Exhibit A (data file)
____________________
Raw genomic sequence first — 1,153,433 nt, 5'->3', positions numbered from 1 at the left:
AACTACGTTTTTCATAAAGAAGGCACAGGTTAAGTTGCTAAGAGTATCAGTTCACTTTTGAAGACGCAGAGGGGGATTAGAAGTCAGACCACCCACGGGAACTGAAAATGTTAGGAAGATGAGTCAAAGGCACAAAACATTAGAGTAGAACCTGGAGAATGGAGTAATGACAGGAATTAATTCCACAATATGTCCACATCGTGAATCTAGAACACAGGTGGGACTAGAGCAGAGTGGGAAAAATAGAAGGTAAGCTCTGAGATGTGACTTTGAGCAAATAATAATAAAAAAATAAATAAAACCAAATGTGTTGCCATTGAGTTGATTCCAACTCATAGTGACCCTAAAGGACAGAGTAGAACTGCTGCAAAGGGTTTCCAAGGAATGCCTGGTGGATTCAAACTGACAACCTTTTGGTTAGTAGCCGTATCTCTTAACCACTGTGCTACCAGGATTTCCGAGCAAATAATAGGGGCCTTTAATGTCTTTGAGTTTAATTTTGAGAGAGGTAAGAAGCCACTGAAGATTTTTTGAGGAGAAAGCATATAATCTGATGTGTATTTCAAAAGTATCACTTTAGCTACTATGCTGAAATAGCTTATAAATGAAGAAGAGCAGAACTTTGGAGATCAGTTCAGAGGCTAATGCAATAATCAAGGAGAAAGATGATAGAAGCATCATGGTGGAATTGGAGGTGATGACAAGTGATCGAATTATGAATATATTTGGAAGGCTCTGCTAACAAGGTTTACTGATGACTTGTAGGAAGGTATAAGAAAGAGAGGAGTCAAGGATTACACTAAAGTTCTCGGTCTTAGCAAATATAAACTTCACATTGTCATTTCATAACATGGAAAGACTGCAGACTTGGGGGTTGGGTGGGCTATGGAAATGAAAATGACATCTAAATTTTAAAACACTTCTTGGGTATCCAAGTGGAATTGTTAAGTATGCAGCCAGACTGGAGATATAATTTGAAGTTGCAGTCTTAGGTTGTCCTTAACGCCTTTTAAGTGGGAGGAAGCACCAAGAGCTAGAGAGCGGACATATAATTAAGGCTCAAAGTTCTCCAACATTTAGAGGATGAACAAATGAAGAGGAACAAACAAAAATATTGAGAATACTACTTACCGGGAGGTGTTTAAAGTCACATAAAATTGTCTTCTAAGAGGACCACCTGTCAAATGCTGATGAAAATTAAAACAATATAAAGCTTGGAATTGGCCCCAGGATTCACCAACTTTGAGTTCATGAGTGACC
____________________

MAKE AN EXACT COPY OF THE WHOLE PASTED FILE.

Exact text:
Raw genomic sequence first — 1,153,433 nt, 5'->3', positions numbered from 1 at the left:
AACTACGTTTTTCATAAAGAAGGCACAGGTTAAGTTGCTAAGAGTATCAGTTCACTTTTGAAGACGCAGAGGGGGATTAGAAGTCAGACCACCCACGGGAACTGAAAATGTTAGGAAGATGAGTCAAAGGCACAAAACATTAGAGTAGAACCTGGAGAATGGAGTAATGACAGGAATTAATTCCACAATATGTCCACATCGTGAATCTAGAACACAGGTGGGACTAGAGCAGAGTGGGAAAAATAGAAGGTAAGCTCTGAGATGTGACTTTGAGCAAATAATAATAAAAAAATAAATAAAACCAAATGTGTTGCCATTGAGTTGATTCCAACTCATAGTGACCCTAAAGGACAGAGTAGAACTGCTGCAAAGGGTTTCCAAGGAATGCCTGGTGGATTCAAACTGACAACCTTTTGGTTAGTAGCCGTATCTCTTAACCACTGTGCTACCAGGATTTCCGAGCAAATAATAGGGGCCTTTAATGTCTTTGAGTTTAATTTTGAGAGAGGTAAGAAGCCACTGAAGATTTTTTGAGGAGAAAGCATATAATCTGATGTGTATTTCAAAAGTATCACTTTAGCTACTATGCTGAAATAGCTTATAAATGAAGAAGAGCAGAACTTTGGAGATCAGTTCAGAGGCTAATGCAATAATCAAGGAGAAAGATGATAGAAGCATCATGGTGGAATTGGAGGTGATGACAAGTGATCGAATTATGAATATATTTGGAAGGCTCTGCTAACAAGGTTTACTGATGACTTGTAGGAAGGTATAAGAAAGAGAGGAGTCAAGGATTACACTAAAGTTCTCGGTCTTAGCAAATATAAACTTCACATTGTCATTTCATAACATGGAAAGACTGCAGACTTGGGGGTTGGGTGGGCTATGGAAATGAAAATGACATCTAAATTTTAAAACACTTCTTGGGTATCCAAGTGGAATTGTTAAGTATGCAGCCAGACTGGAGATATAATTTGAAGTTGCAGTCTTAGGTTGTCCTTAACGCCTTTTAAGTGGGAGGAAGCACCAAGAGCTAGAGAGCGGACATATAATTAAGGCTCAAAGTTCTCCAACATTTAGAGGATGAACAAATGAAGAGGAACAAACAAAAATATTGAGAATACTACTTACCGGGAGGTGTTTAAAGTCACATAAAATTGTCTTCTAAGAGGACCACCTGTCAAATGCTGATGAAAATTAAAACAATATAAAGCTTGGAATTGGCCCCAGGATTCACCAACTTTGAGTTCATGAGTGACC